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MiniSKiiP - Anticipating the future for 20 years
Today - The Power Density Master for Motor Drives
With more than 35 million modules in the field, MiniSKiiP has changed the world of power electronics. It is the first module available with pre-applied Thermal Interface Material, one of the first industrial standard modules with Silicon Carbide and is the only module to cover a power range from 1 to 90kW as a full motor drives solution.
Today, we are still innovating the future. Utilizing the SEMIKRON technology portfolio, MiniSKiiP boosts reliability and power density and is now finding its way into new markets such as medium-voltage inverters. In the area of motor drives, MiniSKiiP has become the Power Density Master.
One way to achieve this is to optimize the thermal resistance layer between the chip and heatsink. Using the unique SEMIKRON packaging technologies, the output current capability and, consequently, power density is increased by more than 30% while using the same physical chipset and power module size.
At approx. 50%, the Thermal Interface Material (TIM or thermal grease) accounts for the biggest proportion of the thermal resistance from chip to heatsink (Rth(j-s)), which is why it makes sense to focus on improving that layer first.
The main task of the TIM is the thermal interconnection of two surfaces by smoothing out the module base and the heatsink roughness with a minimum layer thickness. Why does one paste perform better than another and why is it superior to a thermal pad? The answer is in the composition of the TIM, with the two main components the thermally conductive filling material (particles), and the matrix carrier material being responsible for the wettability.
For the thermal resistance of the bulk part of the thermal interface material layer (Rth,bulk), the filling degree is the most important factor, while the thermal conductivity of the individual particles has less impact. The filling degree describes the volume of conductive material inside a compound. However, the thermal resistance of the contact layers close to the metal surfaces (Rth,contact) is mainly defined by the particle size and the size distribution of these particles.
Therefore, for an optimum overall thermal resistance Rth, TIM, the filling degree, particle size, particle size distribution and, of lesser importance, the thermal conductivity of the particles has to be optimized. SEMIKRON’s High Performance Thermal Paste (HPTP) does precisely this.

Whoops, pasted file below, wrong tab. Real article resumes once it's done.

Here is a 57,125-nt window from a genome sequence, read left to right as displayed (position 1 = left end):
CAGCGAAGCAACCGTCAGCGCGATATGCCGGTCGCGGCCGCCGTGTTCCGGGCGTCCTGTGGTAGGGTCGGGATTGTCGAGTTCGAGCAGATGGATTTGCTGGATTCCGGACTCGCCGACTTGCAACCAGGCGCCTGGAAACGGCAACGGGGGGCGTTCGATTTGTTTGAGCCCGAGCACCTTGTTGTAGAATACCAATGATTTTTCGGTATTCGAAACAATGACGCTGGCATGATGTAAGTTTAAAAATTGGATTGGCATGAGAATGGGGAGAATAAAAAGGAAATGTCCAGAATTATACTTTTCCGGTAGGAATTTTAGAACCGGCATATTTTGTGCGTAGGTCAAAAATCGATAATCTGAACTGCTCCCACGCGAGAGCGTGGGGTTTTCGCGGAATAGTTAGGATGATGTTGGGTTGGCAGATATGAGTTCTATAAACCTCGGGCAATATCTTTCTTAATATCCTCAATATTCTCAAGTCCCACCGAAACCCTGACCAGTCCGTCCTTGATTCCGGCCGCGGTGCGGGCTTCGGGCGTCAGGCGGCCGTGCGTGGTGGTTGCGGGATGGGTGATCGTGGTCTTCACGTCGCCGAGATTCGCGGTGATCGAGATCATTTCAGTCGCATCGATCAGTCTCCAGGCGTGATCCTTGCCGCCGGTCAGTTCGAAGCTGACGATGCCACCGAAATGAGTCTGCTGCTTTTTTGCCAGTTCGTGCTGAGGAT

The correlation between filling degree and overall performance is also visible for the HPTP: The data sheet value for thermal conductivity is average, while the thermal performance when applied to the power module is superior, as verified in a comprehensive benchmark test performed by SEMIKRON.
Beside these factors, the power module and its mounting conditions also have a significant influence on the HPTP performance. For this reason, the thickness and distribution of the thermal paste have to be optimized for every power module type.
SEMIKRON HPTP is available on several baseplate-less power modules, each with an optimized printing pattern. Every pre-printed module undergoes comprehensive qualification tests to ensure the long-time stability and performance of the TIM in the application, as well as to guarantee shelf life before mounting. Along with industrial applications, more challenging requirements are also met, i.e. automotive standards.
The second biggest portion of the overall Rth(j-s) is the ceramic material, and optimization makes sense here, too. Alternatives to Aluminium Oxide (Al2O3) Direct Bonded Copper (DBC) substrates used today are widely available. Considering thermal and mechanical parameters Silicon Nitride (Si3N4), AMB (Active Metal Brazen) ceramics are an ideal candidate, boasting four times the thermal conductivity and far higher figures for the main mechanical characteristics when compared to Al2O3.
The benefits these components boast in terms of Rth(j-s) and output current capability are tremendous. Based on MiniSKiiP housing size 3 with six-pack topology, a typical motor drive application has been simulated. The replacement of the standard TIM with HPTP on the existing module on an Al2O3 substrate brings about a 34%reduction in the Rth(j-s)by. In a standard motor drive application operating 4kHz with an overload of 200% for 10s, the result is a remarkable 20% higher output current at the same junction operation temperatures.
If the Al2O3 substrate is additionally replaced with Si3N4 using the High Performance Thermal Paste, the Rth(j-s) is reduced by as much as 54%, boosting the output power and therefore power density of the module by 34%.
We can see that the combination of state of the art Thermal Interface Material and substrate technology within the power modules boosts the output performance of a motor drive’s application tremendously. And all of this without compromising the lifetime of the module.
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